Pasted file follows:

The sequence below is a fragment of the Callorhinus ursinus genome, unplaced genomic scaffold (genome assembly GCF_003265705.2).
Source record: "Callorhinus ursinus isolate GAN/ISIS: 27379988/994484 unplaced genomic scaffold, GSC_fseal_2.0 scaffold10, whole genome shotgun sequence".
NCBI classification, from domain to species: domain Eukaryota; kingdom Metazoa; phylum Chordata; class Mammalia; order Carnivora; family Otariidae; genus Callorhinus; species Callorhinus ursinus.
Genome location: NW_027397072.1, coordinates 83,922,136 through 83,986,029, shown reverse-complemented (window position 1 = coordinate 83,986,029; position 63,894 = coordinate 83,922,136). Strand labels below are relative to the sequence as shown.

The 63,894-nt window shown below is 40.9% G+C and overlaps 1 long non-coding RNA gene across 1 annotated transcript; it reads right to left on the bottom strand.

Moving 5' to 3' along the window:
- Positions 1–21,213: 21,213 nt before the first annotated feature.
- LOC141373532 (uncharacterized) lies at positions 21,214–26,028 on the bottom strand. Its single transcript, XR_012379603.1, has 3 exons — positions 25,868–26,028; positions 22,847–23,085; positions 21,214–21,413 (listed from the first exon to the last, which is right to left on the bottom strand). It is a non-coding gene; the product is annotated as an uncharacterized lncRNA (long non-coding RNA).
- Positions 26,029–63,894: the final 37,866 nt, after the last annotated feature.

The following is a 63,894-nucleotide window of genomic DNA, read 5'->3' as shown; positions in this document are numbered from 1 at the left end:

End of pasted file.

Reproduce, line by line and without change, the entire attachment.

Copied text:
The sequence below is a fragment of the Callorhinus ursinus genome, unplaced genomic scaffold (genome assembly GCF_003265705.2).
Source record: "Callorhinus ursinus isolate GAN/ISIS: 27379988/994484 unplaced genomic scaffold, GSC_fseal_2.0 scaffold10, whole genome shotgun sequence".
NCBI classification, from domain to species: domain Eukaryota; kingdom Metazoa; phylum Chordata; class Mammalia; order Carnivora; family Otariidae; genus Callorhinus; species Callorhinus ursinus.
Genome location: NW_027397072.1, coordinates 83,922,136 through 83,986,029, shown reverse-complemented (window position 1 = coordinate 83,986,029; position 63,894 = coordinate 83,922,136). Strand labels below are relative to the sequence as shown.

The 63,894-nt window shown below is 40.9% G+C and overlaps 1 long non-coding RNA gene across 1 annotated transcript; it reads right to left on the bottom strand.

Moving 5' to 3' along the window:
- Positions 1–21,213: 21,213 nt before the first annotated feature.
- LOC141373532 (uncharacterized) lies at positions 21,214–26,028 on the bottom strand. Its single transcript, XR_012379603.1, has 3 exons — positions 25,868–26,028; positions 22,847–23,085; positions 21,214–21,413 (listed from the first exon to the last, which is right to left on the bottom strand). It is a non-coding gene; the product is annotated as an uncharacterized lncRNA (long non-coding RNA).
- Positions 26,029–63,894: the final 37,866 nt, after the last annotated feature.

The following is a 63,894-nucleotide window of genomic DNA, read 5'->3' as shown; positions in this document are numbered from 1 at the left end: